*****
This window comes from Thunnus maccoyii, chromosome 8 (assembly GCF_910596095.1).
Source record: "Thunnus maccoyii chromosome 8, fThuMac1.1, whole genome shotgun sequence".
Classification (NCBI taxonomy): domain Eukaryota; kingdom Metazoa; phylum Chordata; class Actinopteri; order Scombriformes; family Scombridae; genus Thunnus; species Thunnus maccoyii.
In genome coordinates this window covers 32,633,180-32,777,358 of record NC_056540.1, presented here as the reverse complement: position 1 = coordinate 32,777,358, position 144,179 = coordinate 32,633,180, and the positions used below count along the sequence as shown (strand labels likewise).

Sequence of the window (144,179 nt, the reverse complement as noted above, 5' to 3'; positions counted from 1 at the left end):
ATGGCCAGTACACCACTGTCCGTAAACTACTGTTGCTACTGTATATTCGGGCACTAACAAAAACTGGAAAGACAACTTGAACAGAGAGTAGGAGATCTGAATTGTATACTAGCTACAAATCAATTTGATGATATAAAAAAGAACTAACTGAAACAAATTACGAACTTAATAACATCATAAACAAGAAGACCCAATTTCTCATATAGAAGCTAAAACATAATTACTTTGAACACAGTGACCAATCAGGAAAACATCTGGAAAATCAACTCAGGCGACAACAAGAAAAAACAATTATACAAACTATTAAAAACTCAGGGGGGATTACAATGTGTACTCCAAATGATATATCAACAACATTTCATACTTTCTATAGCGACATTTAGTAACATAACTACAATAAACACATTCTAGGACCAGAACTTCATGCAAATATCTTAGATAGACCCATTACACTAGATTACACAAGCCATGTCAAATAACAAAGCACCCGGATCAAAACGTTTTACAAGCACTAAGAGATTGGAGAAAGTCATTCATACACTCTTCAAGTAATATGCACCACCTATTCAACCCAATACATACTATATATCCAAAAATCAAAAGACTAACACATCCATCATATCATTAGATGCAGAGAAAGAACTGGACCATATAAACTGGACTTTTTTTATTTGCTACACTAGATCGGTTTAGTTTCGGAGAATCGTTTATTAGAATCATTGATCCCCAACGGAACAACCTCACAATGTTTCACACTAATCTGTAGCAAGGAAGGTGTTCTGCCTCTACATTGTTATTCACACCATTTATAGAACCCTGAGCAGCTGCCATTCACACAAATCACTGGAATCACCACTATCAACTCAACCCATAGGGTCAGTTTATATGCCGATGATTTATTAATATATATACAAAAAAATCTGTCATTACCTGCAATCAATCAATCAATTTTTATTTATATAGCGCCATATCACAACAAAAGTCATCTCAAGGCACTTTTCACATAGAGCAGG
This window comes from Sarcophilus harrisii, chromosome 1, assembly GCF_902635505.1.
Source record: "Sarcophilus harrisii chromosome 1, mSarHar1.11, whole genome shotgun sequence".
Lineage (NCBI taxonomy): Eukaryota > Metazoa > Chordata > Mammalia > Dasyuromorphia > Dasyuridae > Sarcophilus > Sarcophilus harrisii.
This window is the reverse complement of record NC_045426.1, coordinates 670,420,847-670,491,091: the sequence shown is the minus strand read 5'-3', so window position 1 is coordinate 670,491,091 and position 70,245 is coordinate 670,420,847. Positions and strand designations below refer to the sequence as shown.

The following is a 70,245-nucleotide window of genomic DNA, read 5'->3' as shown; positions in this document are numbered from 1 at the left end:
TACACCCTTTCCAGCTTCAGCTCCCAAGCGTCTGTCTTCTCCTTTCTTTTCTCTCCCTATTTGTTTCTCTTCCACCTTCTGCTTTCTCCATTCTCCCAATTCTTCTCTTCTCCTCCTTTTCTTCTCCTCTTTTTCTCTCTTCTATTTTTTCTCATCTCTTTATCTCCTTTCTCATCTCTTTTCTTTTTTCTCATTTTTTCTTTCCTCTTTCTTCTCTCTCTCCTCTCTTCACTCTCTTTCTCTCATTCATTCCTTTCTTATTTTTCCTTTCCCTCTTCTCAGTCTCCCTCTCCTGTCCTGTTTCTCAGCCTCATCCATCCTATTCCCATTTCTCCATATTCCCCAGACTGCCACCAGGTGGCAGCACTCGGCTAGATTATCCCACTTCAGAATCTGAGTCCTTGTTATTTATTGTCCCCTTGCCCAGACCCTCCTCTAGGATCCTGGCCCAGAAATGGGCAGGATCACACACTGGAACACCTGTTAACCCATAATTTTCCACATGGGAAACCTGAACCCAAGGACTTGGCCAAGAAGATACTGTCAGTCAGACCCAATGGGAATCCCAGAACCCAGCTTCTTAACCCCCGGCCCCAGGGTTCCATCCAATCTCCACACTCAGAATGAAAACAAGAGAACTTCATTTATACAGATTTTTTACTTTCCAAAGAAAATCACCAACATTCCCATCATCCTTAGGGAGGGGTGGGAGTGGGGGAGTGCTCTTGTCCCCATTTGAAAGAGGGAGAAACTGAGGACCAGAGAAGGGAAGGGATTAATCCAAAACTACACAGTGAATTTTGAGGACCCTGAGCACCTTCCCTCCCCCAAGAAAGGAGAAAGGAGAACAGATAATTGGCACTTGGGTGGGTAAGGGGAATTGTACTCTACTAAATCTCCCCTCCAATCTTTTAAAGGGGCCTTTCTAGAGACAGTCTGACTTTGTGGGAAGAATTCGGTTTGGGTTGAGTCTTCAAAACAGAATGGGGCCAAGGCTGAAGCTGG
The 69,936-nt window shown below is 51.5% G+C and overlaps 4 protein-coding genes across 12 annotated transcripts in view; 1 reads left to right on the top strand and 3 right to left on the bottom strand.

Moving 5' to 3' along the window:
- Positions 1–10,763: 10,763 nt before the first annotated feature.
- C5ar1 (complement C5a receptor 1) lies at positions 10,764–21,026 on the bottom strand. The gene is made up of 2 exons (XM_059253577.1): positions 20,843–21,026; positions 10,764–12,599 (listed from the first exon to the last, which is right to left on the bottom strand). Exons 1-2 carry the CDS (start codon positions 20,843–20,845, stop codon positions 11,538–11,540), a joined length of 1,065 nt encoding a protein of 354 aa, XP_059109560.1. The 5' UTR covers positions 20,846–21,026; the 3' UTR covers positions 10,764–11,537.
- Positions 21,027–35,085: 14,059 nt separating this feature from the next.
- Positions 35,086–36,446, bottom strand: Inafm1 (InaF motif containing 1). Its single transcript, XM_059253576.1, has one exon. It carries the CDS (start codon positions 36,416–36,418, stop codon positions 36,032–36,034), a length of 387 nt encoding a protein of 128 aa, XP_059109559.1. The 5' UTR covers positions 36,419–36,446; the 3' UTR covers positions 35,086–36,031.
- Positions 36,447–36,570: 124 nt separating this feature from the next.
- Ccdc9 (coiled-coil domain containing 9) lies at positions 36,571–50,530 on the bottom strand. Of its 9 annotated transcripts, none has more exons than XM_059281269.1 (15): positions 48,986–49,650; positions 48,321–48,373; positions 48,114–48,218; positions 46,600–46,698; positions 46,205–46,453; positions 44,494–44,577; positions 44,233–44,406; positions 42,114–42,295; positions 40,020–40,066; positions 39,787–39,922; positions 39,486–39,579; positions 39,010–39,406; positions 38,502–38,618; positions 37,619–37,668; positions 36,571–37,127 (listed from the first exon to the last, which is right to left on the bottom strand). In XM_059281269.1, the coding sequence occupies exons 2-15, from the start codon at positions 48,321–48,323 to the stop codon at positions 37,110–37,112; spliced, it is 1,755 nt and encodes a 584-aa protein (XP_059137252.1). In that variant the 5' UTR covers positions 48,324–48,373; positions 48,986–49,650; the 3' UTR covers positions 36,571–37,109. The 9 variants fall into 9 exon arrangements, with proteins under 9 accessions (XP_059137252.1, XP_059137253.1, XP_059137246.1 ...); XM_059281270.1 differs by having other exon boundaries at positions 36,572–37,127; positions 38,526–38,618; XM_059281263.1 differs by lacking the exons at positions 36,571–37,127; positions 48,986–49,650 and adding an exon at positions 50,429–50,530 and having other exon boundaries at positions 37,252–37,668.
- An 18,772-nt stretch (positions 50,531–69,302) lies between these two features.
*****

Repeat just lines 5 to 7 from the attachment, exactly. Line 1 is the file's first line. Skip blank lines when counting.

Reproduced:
Sequence of the window (144,179 nt, the reverse complement as noted above, 5' to 3'; positions counted from 1 at the left end):
ATGGCCAGTACACCACTGTCCGTAAACTACTGTTGCTACTGTATATTCGGGCACTAACAAAAACTGGAAAGACAACTTGAACAGAGAGTAGGAGATCTGAATTGTATACTAGCTACAAATCAATTTGATGATATAAAAAAGAACTAACTGAAACAAATTACGAACTTAATAACATCATAAACAAGAAGACCCAATTTCTCATATAGAAGCTAAAACATAATTACTTTGAACACAGTGACCAATCAGGAAAACATCTGGAAAATCAACTCAGGCGACAACAAGAAAAAACAATTATACAAACTATTAAAAACTCAGGGGGGATTACAATGTGTACTCCAAATGATATATCAACAACATTTCATACTTTCTATAGCGACATTTAGTAACATAACTACAATAAACACATTCTAGGACCAGAACTTCATGCAAATATCTTAGATAGACCCATTACACTAGATTACACAAGCCATGTCAAATAACAAAGCACCCGGATCAAAACGTTTTACAAGCACTAAGAGATTGGAGAAAGTCATTCATACACTCTTCAAGTAATATGCACCACCTATTCAACCCAATACATACTATATATCCAAAAATCAAAAGACTAACACATCCATCATATCATTAGATGCAGAGAAAGAACTGGACCATATAAACTGGACTTTTTTTATTTGCTACACTAGATCGGTTTAGTTTCGGAGAATCGTTTATTAGAATCATTGATCCCCAACGGAACAACCTCACAATGTTTCACACTAATCTGTAGCAAGGAAGGTGTTCTGCCTCTACATTGTTATTCACACCATTTATAGAACCCTGAGCAGCTGCCATTCACACAAATCACTGGAATCACCACTATCAACTCAACCCATAGGGTCAGTTTATATGCCGATGATTTATTAATATATATACAAAAAAATCTGTCATTACCTGCAATCAATCAATCAATTTTTATTTATATAGCGCCATATCACAACAAAAGTCATCTCAAGGCACTTTTCACATAGAGCAGG
This window comes from Sarcophilus harrisii, chromosome 1, assembly GCF_902635505.1.